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Geopolitics

Will France's New President Rise To The Challenge Of A Changing North Africa?

France has close by complicated relationships with countries like Tunisia, Algeria and Morocco, where the effects of the Arab spring may vary but cannot be undone. After sometimes tense relations with Nicolas Sarkozy, what approach will François Hollande

Big expectations for François Hollande in North Africa (Fabien Ecochard)
Big expectations for François Hollande in North Africa (Fabien Ecochard)
Abdelmalek Alaoui

PARIS - The new French President has just arrived in office, but already has a heavy load: the Franco-German relationship, the G8, the Greek crisis. François Hollande's attention is turned to the world super-powers and his European partners. What lies beyond the Mediterranean Sea doesn't seem to be part of his immediate agenda, in spite of its importance. And yet, the Maghreb's future is essential for France.

France is Morocco, Algeria and Tunisia's first economic partner. The country has an essential role to play in this region, whether it be in political cooperation, regional integration, migration flows control or democratization.

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FOCUS: Russia-Ukraine War

Hide-And-Seek Of Drone Warfare, A Letter From Ukraine's Front Line

A member of the Ukrainian Armed Forces writes his account of the new dynamic of targeting, and being targeted by, the invading Russian troops, as drones circle above and trenches get left behind.

A Ukrainian military drone operator during a testing of anti-drone rifle in Kyiv.

Igor Lutsenko*

KYIV — The current war in Ukraine is a game of hide-and-seek. Both sides are very well-stocked with artillery, enough to destroy the enemy along many kilometers. Swarms of drones fly through the air day and night, keeping a close eye on the earth's surface below. If they notice something interesting, it immediately becomes a target. Depending on the priority, they put it in line for destruction by artillery.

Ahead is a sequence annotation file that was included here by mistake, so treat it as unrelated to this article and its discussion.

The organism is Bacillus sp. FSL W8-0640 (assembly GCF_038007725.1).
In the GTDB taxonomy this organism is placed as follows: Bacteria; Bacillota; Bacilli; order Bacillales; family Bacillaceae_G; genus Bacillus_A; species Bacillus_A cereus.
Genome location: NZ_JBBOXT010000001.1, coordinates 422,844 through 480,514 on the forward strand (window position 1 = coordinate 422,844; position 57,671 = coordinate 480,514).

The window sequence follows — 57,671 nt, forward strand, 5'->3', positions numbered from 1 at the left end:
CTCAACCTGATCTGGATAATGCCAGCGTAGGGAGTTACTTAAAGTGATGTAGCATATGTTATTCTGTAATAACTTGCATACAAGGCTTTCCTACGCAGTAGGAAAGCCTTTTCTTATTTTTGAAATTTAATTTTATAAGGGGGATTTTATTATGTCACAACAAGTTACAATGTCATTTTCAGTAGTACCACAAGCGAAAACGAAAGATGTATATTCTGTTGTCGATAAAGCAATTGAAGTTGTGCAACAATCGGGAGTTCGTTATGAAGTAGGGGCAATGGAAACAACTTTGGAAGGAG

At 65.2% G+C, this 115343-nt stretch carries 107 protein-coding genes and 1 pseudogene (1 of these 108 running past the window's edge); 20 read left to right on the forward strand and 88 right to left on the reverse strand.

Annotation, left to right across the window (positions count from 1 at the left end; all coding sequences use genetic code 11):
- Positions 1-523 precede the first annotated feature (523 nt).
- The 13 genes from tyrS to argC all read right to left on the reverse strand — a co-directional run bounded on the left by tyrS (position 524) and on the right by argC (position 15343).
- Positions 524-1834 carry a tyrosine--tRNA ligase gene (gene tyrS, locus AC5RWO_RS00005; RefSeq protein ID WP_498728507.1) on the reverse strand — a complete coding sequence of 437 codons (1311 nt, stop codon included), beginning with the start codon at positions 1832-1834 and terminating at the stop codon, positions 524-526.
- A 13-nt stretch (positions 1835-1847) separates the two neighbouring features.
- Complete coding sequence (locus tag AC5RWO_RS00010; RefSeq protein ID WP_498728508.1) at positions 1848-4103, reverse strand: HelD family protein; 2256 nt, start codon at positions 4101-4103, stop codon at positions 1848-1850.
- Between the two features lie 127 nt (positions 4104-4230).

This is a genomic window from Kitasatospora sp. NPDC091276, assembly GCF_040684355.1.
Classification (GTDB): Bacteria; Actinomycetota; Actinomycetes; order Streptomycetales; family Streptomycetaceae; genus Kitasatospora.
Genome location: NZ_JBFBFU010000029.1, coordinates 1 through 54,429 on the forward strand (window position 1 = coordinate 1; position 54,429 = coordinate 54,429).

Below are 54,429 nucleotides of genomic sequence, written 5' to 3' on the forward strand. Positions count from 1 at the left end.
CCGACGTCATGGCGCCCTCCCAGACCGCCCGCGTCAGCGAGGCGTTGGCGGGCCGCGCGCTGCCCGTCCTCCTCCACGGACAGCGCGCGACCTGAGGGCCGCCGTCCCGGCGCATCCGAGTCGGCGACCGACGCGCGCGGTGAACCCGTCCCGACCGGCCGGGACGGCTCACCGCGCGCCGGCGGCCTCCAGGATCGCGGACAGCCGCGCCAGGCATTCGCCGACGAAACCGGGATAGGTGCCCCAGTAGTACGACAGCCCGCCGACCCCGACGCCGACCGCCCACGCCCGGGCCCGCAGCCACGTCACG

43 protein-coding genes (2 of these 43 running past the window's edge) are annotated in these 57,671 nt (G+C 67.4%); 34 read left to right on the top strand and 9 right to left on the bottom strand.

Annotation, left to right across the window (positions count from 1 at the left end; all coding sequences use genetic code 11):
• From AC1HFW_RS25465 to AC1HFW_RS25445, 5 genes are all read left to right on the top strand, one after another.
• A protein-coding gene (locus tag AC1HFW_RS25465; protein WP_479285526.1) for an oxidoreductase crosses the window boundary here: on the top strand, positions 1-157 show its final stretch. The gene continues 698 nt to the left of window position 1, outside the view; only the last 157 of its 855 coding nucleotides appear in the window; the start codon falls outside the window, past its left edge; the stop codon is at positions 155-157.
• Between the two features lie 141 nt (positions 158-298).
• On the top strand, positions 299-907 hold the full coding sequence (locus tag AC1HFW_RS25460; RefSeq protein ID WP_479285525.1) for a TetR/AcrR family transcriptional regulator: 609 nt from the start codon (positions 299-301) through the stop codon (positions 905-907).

Therefore, the only effective way to survive is to hide, or at least somehow prove to the drones your non-priority status — and avoid moving to the front of the 'queue of death.'

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In general, the nature of this queue is a particular thing. It may seem to be a god, but is instead a simple artillery captain's decision of when to have lunch, and when to fire on the house where several enemy soldiers are staying. It's just a handful of ordinary people (observers, artillerymen) deciding how long their enemies will live depending on their own schedule or the weather, the availability of ammunition or if they're feeling tired.

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Central to the tragic absurdity of this war is the question of language. Vladimir Putin has repeated that protecting ethnic Russians and the Russian-speaking populations of Ukraine was a driving motivation for his invasion.

Yet one month on, a quick look at the map shows that many of the worst-hit cities are those where Russian is the predominant language: Kharkiv, Odesa, Kherson.

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